Leading Museums, Museum Leaders

SAM, NMA & DFAT open Yuendemu doors

A crowd wearing masks learn about Walpiri culture and dreaming at the Australian Consulate in Chengdu, China. Supplied: Australian Consulate-General in Chengdu, China. 

Saskia Mabin, History-changing Yuendemu Doors lead Indigenous dreaming art to China and beyond, ABC Alice Springs, 17 July 2021

In the early 1980s in Yuendumu — a Central Australian Indigenous community on the edge of the Tanami Desert — a group of elders watching children struggle to engage with Western schooling did something remarkable.

The elders painted Warlpiri dreaming stories on the doors of the school where children were receiving a Western education taught in English, rather than Warlpiri, and in classrooms, rather than out in the bush.

Those artworks — which encompass thousands of years of Indigenous culture and were the beginning of two-way learning in Yuendumu — are now being shared with audiences thousands of kilometres away in China.

The Yuendumu school doors painters (from left), Paddy Jupurrurla Nelson, Roy Jupurrurla Curtis, Paddy Japaljarri Stewart, Paddy Japaljarri Sims, Larry Jungarrayi Spencer. Photo circa 1987. (Supplied).

Navigating two worlds

Warlpiri woman, gallery director and artist Wendy Nungarrayi Brown is the eldest daughter of Paddy Sims, who was one of the artists who painted the Yuendumu Doors.

“We are really proud of him … it really made us connected to our country, the songs, the songlines,” she said.

Ms Brown’s children were attending the Yuendumu school when her father and his friends decorated the doors with their dreaming stories.

The Yuendumu Doors are housed at the South Australian Museum (Supplied: South Australian Museum).

When the school was upgraded in the mid-1990s, the 30 doors were given a new home at the South Australian Museum, where they are now under the care of the museum’s head of humanities, John Carty.

“The whole Warlpiri art movement began with this gesture of care for their kids,” Mr Carty said.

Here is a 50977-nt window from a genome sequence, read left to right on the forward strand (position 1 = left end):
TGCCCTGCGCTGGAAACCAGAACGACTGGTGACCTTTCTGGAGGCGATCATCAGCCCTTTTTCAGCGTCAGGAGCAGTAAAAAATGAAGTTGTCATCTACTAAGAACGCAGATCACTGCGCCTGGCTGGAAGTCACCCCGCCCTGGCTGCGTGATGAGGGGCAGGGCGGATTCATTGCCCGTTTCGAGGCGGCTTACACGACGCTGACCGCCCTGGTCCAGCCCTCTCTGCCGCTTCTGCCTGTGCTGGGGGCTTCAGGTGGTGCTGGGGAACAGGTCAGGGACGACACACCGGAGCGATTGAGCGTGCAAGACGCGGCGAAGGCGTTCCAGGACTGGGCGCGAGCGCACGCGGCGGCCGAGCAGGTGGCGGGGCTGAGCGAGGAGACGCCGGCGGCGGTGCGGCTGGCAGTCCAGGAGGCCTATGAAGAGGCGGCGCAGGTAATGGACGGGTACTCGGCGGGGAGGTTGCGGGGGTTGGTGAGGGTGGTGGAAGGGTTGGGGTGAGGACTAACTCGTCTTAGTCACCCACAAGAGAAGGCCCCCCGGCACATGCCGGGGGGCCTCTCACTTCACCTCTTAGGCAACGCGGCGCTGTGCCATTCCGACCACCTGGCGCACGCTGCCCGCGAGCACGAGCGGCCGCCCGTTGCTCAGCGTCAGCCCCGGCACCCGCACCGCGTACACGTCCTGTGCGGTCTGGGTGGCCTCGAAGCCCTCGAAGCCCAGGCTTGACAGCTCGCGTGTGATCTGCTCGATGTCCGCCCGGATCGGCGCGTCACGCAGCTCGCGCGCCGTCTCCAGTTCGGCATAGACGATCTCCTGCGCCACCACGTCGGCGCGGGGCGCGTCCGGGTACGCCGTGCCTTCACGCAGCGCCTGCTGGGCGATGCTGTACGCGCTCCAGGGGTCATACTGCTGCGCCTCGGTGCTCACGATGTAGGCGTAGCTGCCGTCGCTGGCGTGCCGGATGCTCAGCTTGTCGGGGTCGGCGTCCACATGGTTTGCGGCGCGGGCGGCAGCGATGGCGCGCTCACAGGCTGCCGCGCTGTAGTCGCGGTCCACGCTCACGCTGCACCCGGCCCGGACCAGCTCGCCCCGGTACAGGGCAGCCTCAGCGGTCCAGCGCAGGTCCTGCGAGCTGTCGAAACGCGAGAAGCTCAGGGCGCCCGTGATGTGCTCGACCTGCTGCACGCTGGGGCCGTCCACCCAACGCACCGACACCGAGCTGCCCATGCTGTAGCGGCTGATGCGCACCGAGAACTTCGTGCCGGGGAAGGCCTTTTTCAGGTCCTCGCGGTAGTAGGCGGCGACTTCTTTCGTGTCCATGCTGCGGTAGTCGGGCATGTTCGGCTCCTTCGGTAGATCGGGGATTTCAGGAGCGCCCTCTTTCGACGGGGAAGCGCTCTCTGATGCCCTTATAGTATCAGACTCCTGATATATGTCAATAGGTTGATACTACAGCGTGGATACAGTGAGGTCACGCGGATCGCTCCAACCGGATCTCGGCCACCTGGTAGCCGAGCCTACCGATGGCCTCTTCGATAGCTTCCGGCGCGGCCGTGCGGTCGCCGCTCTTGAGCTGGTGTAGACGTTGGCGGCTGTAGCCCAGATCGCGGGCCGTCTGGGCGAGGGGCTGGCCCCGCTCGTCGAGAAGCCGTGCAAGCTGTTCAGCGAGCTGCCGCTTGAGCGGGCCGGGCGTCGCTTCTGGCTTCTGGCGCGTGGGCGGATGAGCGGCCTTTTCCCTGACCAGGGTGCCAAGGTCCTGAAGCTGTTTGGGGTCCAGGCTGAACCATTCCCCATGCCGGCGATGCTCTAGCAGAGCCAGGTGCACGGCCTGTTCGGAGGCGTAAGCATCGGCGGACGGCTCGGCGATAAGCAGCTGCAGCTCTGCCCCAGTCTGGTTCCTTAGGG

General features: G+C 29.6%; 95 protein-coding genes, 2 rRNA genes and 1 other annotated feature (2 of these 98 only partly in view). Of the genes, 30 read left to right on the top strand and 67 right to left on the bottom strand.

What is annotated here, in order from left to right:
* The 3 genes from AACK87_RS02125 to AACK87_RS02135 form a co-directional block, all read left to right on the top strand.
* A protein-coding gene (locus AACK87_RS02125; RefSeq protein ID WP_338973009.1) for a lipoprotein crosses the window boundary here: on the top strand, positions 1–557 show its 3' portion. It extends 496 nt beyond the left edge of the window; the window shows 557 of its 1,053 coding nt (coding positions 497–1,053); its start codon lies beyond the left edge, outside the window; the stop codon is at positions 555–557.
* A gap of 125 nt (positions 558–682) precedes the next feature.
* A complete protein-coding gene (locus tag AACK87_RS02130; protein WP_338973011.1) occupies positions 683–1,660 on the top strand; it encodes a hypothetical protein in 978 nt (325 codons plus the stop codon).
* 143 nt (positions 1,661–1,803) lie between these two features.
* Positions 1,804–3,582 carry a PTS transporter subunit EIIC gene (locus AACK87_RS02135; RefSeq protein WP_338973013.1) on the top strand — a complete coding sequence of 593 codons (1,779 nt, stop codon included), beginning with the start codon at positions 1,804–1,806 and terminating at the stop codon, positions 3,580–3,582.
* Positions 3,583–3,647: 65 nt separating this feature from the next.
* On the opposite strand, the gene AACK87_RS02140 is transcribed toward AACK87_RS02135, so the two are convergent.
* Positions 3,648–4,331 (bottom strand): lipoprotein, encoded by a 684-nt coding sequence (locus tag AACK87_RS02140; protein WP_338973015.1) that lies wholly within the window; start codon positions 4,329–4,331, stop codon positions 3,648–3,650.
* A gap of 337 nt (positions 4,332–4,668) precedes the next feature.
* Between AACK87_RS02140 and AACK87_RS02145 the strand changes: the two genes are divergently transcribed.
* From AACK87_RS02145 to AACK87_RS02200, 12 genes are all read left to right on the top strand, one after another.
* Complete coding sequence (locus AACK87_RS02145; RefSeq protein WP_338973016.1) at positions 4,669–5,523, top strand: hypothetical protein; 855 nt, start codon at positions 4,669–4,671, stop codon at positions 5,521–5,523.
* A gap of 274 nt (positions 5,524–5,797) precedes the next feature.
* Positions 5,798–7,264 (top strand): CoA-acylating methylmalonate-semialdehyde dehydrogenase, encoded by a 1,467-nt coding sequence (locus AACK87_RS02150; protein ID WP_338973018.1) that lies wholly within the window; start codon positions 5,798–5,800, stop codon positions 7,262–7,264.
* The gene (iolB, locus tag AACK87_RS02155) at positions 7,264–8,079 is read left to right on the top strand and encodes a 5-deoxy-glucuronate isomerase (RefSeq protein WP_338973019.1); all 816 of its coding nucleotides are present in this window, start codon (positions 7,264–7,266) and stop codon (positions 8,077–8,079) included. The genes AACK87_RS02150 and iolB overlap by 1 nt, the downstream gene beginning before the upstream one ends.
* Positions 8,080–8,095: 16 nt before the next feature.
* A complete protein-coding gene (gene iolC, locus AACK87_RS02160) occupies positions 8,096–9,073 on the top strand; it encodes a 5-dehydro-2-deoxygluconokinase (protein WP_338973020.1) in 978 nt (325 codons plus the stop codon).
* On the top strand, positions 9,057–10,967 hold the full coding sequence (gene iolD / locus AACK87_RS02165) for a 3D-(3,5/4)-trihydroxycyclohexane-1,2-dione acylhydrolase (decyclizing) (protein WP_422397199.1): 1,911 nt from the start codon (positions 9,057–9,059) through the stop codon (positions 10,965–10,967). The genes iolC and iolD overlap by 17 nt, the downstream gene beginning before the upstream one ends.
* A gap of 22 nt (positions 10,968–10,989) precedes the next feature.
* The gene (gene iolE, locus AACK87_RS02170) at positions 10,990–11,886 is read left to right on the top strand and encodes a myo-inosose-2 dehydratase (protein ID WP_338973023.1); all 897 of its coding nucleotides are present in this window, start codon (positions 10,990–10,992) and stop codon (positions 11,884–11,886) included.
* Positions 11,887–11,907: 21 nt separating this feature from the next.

“I think it is one of the most beautiful and radical acts of kindness that we’ve seen in Australian history because this was not a community for whom paintings were yet [out in the] public.

Wendy Nungarrayi Brown and her sister, Alma Nungarrayi Granites, travelled to China as artists-in-residence for the 2010 World Expo. (Supplied).

From Central Australia to the world

The actual Yuendumu Doors remain in South Australia, but a poster exhibition is on show in Chengdu, China, 6,500 kilometres from where they originated.

“It’s a different world,” Ms Brown said. “They must be enjoying it, looking at those paintings and getting those two cultures together.”

The South Australian Museum, with the Department of Foreign Affairs and Trade and the National Museum plans to send the exhibition to Australian embassies across the globe.

Visitors to the Australian Consulate in Chengdu, China, read about the meaning behind the Yuendumu Doors. (Supplied: Australian Consulate-General in Chengdu, China).

Mr Carty said the exhibition held symbolic importance, and sharing it far and wide could help the broader Australian community to celebrate its rich Indigenous history.

“They’re not metaphors, they’re actually doors … back it 1984 it was about how these kids were going to move between these different ways of being in Australia,” Mr Carty said.

“I think that we’re still struggling to explain that to ourselves in Australia — just how breathtakingly brilliant these achievements are from our Aboriginal brothers and sisters around the country.

“So, I think explaining it to people overseas might actually help us pay attention to them here as well.”

Curators of the Yuendumu Doors exhibition plan to send posters of the collection to Australian embassies around the world. (Supplied: Australian Consulate-General in Chengdu).


Council of Australasian Museum Directors c/o Lynley Crosswell, Museums Victoria, GPO Box 666, Melbourne VIC 3001, © CAMD 2023
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